Various sector partners of the organization such as Gujarat Water Supply and Sewerage Board (GWSSB) played a critical role in this process. By the end of 2012, 16,676 water quality teams were formed in different villages that generated awareness towards the safe drinking water and personal hygiene practices. Interestingly, these teams not only include activists from the Pani Samitis, Self-Help Groups (SHG) andanganwadis but also made students and school teachers a part of the hygiene campaign. By the end of 2011, officially 72.22% of the households in Gujarat had tap connectivity in contrast to the national average of 26.6%. By 2012, under WASMO, 16,787 villages (93 percent) in Gujarat adopted community-managed water supply and sanitation; 6,641 villages commissioned in-village water supply projects; and 4,421 (24.4 percent) villages implemented these projects.

Unfortunately, WASMO declined as an autonomous organization that collaborated actively with civil society organizations and funded them. There are learning lessons from some great work done by the civil society organizations about community-based water management systems, especially the role of local governance institutions that WASMO had managed to build on the ground.

According to a recent unpublished study done by senior scholar Indira Hirway, many of the gains of WASMO were gradually lost resulting in some severe water crisis in Gujarat as recently as in 2018. According to Hirway, there appear to be several reasons for this: firstly, the leadership of WASMO changed and new leaders did not appreciate the philosophy underlying WASMO. Secondly, with the depletion and also degradation of local water resources, the role of local water was not much seen as a major source of drinking water. Thirdly, there was some tension between GWSSB and WASMO, as both were basically interested in providing drinking water. WASMO was bureaucratized and gradually became a part of GWSSB. Again, sanitation was moved to the Health Department.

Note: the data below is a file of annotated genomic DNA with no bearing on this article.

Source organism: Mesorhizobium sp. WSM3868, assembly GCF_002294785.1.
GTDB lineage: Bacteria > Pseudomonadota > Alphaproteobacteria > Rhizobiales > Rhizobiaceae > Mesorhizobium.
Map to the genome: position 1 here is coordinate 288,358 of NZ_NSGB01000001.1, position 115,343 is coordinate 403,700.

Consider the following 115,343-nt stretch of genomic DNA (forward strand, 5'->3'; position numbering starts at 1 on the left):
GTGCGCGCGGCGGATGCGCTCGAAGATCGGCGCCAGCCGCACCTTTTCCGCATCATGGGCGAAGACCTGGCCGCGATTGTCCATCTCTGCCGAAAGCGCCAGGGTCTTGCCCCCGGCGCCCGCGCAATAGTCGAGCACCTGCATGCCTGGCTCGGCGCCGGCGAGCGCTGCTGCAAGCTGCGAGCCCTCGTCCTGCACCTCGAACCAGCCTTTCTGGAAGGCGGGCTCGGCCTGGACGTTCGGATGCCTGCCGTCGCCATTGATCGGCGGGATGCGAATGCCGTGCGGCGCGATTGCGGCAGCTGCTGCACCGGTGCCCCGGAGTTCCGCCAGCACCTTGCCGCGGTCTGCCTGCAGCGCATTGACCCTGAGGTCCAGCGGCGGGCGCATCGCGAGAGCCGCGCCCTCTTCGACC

Due to depleting groundwater in almost all regions in the state, and deterioration of the quality of water supply in the state, the state government became skeptical about the adequacy of local water sources to provide enough potable water to its people. And hence the shift towards centralization and centralized solutions like Narmada water which was initially envisaged to serve agricultural needs of the state.

Two critical lessons to be learned are how to retain the autonomy of the institutions like WASMO that retain their core philosophy of community ownership and decentralized governance around water. The second, equally critical lesson is around how we manage the right balance between the democratic, decentralized governance systems and the lure of centralized large-scale engineering-driven solutions of multi-village, thousands of kilometers long piped water supply systems.

Avinash Kumar is Director – Programme, and Policy at WaterAid India.